Stay Tuned/Who Owns the Bake-Off

From Eccentric Flower


stay tuned

Who Owns the Bake-Off?
11 March 2007

It may or may not have come to your attention that it is time for the 43rd annual Pillsbury Bake-Off - your entries, the official web site reminds you, must be received by 22 April. Grand prize is a million dollars, which goes a long way toward explaing why people still throng to enter this contest. Never underestimate the power of greed to get consumers to be their own shills.

How dare I pick on such a venerable institution? Well, here's the thing: I'm willing to believe that it was a respectable contest, once upon a time, when the only requirement was that your recipe use Pillsbury flour - in other words, when the recipes could still be made using anybody else's flour without changing them and thus it was just a regular old baking contest, albeit with relatively large stakes for such things.

But the Bake-Off hasn't been that contest for many years now. They have long since insisted that your recipe use at least two products from a large list of packaged and prepared foods within the various brand lines connected with the contest. Strangely (he says wryly), that list bears a number of key similarities to the list of sponsors. In other words, the baking/cooking competition aspect has long since been subsumed to the need to cram in as many branded products - but only the right brands, mind you - into your alleged foodstuff.

Under the circumstances - given that almost none of the products on the list are what I would call "raw ingredients," but are all processed, packaged foods of some kind - the wonder is not that so many Bake-Off recipes are horrible, but that so many of them are actually food you might want to eat. The Bake-Off, at its best, has become a sort of exercise in making a silk purse of a sow's ear - here, take this list of junk and see if you can make something edible from it.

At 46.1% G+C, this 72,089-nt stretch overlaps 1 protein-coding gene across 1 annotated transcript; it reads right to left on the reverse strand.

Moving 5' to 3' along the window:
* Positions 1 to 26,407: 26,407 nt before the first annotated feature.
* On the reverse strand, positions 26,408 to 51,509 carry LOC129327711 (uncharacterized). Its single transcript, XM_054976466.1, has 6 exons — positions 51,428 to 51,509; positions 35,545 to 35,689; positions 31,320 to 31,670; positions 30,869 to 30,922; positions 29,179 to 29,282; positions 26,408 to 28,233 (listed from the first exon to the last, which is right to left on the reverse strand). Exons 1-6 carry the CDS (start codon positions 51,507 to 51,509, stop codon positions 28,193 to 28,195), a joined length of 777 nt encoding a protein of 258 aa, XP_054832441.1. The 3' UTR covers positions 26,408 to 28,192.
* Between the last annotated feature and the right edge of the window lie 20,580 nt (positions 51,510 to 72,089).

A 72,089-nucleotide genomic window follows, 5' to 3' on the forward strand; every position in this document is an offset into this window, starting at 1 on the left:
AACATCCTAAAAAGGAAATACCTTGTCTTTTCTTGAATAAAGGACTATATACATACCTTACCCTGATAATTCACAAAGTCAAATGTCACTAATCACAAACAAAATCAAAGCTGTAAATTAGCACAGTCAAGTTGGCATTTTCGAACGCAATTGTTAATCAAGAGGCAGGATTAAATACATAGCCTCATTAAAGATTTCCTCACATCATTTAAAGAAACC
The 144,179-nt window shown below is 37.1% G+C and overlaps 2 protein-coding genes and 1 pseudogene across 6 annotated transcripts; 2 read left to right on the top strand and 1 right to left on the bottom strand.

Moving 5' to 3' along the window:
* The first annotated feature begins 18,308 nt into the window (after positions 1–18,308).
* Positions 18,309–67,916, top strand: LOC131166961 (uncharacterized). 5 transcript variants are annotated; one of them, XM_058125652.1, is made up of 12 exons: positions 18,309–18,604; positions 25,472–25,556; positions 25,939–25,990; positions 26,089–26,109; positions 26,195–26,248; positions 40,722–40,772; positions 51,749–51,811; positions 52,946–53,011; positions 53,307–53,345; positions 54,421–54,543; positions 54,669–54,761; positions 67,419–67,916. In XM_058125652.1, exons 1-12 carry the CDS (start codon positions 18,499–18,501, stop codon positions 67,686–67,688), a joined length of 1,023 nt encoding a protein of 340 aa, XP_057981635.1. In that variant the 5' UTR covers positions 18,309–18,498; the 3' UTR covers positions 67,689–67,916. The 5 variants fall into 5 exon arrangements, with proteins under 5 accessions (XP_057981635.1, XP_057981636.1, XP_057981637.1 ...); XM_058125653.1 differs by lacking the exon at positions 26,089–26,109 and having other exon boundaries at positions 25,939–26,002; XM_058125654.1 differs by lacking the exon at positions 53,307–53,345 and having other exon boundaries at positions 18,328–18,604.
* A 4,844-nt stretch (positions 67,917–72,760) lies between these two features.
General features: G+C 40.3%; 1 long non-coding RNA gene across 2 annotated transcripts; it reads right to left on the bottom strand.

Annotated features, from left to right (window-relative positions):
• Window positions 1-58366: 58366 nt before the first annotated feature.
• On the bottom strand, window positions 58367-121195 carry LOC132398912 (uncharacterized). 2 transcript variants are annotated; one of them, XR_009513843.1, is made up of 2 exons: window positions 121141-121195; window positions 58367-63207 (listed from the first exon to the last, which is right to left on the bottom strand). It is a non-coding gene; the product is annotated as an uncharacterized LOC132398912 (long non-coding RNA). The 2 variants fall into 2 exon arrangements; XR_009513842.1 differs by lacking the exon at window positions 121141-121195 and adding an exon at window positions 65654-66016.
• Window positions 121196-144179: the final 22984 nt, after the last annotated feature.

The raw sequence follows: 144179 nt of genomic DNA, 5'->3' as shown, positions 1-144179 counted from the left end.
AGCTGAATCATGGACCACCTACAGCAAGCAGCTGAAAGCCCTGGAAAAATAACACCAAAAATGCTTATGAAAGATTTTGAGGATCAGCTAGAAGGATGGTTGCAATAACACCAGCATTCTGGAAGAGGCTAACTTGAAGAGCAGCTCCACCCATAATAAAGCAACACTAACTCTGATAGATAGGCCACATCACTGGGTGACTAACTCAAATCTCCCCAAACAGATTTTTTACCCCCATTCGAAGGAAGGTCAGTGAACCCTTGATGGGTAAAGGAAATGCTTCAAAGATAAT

OK, sure. Sugar, butter, and flour are still on the list. You can lie and say you made it with Pillsbury flour and Land O Lakes butter and C&H pure cane sugar (from Hawaii, growing in the sun ...). Nobody is going to be able to tell the difference. But those are not the recipes Pillsbury is interested in.

If you look at the recipes they choose to put in their advertisments, or feature on the Bake-Off website, they are invariably recipes containing brownie mix or canned biscuit dough or other such stuff. Please note that these recipes may not be the big prizewinners! The person who gets the million dollars may well get that for a recipe which is a standard recipe containing no convenience foods. It's happened before. Pillsbury doesn't care. They will write off the million. It's worth it to them, not just for the P.R. value of the contest itself (Pillsbury sells a myth of tradition), but to get their hands on all those recipes, those wonderful, wonderful recipes, which they will re-run in their advertisements for years to come, and which would cost them a far larger fortune to develop in-house. They especially want edible-looking recipes that use their junk, so they can then use those recipes to make their packaged products look like actual cooking.

The biggest triumph of the Bake-Off, from Pillsbury's point of view, is that they have convinced American consumers that premade biscuit dough is a legitimate cooking ingredient. Every time you look at a recipe containing premade dough of some kind and you don't flinch or think something is strange, Pillsbury has won another small victory.